Malaysia posted the strongest economic growth since 2014, fuelled by rising exports and higher private consumption and investment, but rising inflation took some gloss off the solid economic data.
The better than expected fourth-quarter (4Q17) growth was supported by the external sector, while on the supply side, all economic sectors continued to expand except for mining.
However, the sterling performance was overshadowed by the rising inflation, which climbed to 3.7% compared to 2.1% in 2016.
Analysts believed the solid performance will pave the way for growth in 2018 though at a slower pace due to the high base.
Socio-Economic Research Centre Sdn Bhd ED Lee Heng Guie said the GDP growth for both the 4Q17 and 2017 were within expectations.
“Though the 5.9% growth in 4Q17 was somewhat slower compared to 3Q17, it is still a very good number, supported by continued strength in consumer spending and investments.
The major sectors are still delivering growth,” he told The Malaysian Reserve (TMR).
The full-year growth eclipsed the challenging 4.2% recorded in 2016. Malaysia’s economy grew 5.6%, 5.8% and 6.2% in 1Q17, 2Q17 and 3Q17 respectively.
Bank Islam Malaysia Bhd chief economist Dr Mohd Afzanizam Abdul Rashid said the GDP figure was above expectations, propelled by external and domestic engines.
“Private consumption continued to grow above trend, despite the consumer sentiment index remaining below benchmark levels. We expect growth momentum to remain going forward,” he told TMR.
Affin Hwang Investment Bank Bhd chief economist Alan Tan said the momentum from 2017 is expected to carry through into 2018, but at a more moderate pace.
“GDP growth should be sustained in the first half of 2018 (1H18) at 5.5%, and 5% in 2H18. For the full year, we’re looking at 5.3%,” he said.
Lee expects the economy to expand 5.1% in 2018, driven by continued global growth.
Headline inflation continued to be a point of concern last year, hitting 3.5% in the final three months of 2017, slightly lower than the 3.6% recorded in 3Q17.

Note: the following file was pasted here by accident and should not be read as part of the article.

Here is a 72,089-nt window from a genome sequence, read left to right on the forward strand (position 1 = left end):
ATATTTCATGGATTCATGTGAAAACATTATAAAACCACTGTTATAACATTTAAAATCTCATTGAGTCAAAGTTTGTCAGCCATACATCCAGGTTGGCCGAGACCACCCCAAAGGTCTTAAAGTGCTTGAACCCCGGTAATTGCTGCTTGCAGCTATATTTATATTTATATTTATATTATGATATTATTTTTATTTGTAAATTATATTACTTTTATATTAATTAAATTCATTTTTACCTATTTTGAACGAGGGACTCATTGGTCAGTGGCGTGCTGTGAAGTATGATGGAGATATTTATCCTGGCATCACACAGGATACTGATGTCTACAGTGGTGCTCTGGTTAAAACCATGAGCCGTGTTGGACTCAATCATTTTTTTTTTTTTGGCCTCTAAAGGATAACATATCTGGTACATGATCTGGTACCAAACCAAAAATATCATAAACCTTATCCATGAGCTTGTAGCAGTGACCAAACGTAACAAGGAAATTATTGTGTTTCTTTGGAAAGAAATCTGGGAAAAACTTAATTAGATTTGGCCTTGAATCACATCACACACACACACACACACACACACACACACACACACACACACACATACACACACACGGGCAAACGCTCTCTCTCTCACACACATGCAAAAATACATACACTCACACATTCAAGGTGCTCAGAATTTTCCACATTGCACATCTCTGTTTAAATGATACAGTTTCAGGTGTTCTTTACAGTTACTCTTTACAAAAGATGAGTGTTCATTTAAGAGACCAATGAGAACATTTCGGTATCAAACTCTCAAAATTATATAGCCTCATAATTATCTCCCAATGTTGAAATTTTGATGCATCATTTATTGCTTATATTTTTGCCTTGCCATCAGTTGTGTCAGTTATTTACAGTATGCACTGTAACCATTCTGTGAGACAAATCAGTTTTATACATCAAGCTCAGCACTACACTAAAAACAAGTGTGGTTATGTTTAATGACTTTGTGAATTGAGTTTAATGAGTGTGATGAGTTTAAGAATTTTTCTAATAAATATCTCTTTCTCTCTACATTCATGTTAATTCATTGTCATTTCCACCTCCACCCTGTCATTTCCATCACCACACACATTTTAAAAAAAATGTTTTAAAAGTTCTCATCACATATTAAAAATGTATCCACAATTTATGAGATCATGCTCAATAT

“Headline inflation is expected to moderate in 2018, reflecting a smaller contribution from global cost factors and a stronger ringgit compared to 2017,” Bank Negara Malaysia (BNM) said.
Tan said inflation’s sharp spike was due to the global crude price recovery in 2017, which saw domestic retail petrol prices rising from lows in 2016.
“We saw a sharp increase in cost of transport last year, which pushed inflation higher. But the jump is short term, cost-push related and due to the low base in 2016. Inflation should return to the 3% mark in 2018.”
Afzanizam said the high inflation was also contributed by the higher prices of food and non-alcoholic beverages.
“For 2018, the appreciating ringgit should help reduce inflationary pressures, especially for products sourced externally. The high-base factor could also come into play as we expect price appreciation to be slower than last year,” he said.
Last year, exports saw broad-based expansion particularly in manufactured exports, supported by demand from major trading partners.
For the whole of 2017, gross exports rose 18.9% compared to 1.2% in 2016, pushing the strong economic growth.
“Export growth will possibly slow in 2H18 due to the high-base effect from last year. So, we’re looking at a 7% increase in exports for 2018,” Tan said.
But global demand for local goods is expected to remain strong, he added, with demand for semiconductors to continue to support electrical and electronics (E&E) exports.
“Exports growth this year will be slower because 2017 was the best year in recent times. So, it’s a very high level that is unlikely to be repeated,” Lee said.
Manufacturing exports grew 18.9% last year compared to 3.3% in 2016. E&E exports rose 19.2% in 2017 versus a 3.6% growth a year earlier.
Malaysia’s trade balance widened to RM97.2 billion for 2017 compared to the RM88.1 billion posted in 2016.
External debt climbed to RM883.4 billion or 65.3% of the GDP as at end-December 2017, up from RM873.8 billion or 64.6% of GDP as at end-September 2017.
Lee said the level of external debt has yet to reach a tipping point, adding that the exposure to foreign currency fluctuation, and currency and maturity profiles are still manageable.
“It’s not that we’re hitting alarming levels but (the external debt) is something we have to monitor and try to contain from rising,” he said.